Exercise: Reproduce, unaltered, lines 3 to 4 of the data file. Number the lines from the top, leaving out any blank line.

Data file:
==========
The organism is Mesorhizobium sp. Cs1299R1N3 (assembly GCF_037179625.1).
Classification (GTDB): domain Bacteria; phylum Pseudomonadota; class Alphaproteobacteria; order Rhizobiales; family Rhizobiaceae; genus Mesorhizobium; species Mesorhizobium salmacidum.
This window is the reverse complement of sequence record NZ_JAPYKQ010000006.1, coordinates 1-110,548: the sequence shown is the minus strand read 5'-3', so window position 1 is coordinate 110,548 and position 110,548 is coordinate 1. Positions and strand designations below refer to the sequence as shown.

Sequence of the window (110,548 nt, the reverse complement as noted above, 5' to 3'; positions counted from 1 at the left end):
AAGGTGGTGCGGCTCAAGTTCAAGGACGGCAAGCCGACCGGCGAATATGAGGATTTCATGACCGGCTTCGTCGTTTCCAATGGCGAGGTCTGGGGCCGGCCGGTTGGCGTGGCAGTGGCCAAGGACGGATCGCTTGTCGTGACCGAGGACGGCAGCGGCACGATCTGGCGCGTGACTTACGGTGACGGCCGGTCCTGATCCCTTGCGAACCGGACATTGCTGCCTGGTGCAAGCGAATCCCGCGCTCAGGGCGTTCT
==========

This window is the reverse complement of sequence record NZ_JAPYKQ010000006.1, coordinates 1-110,548: the sequence shown is the minus strand read 5'-3', so window position 1 is coordinate 110,548 and position 110,548 is coordinate 1. Positions and strand designations below refer to the sequence as shown.

Sequence of the window (110,548 nt, the reverse complement as noted above, 5' to 3'; positions counted from 1 at the left end):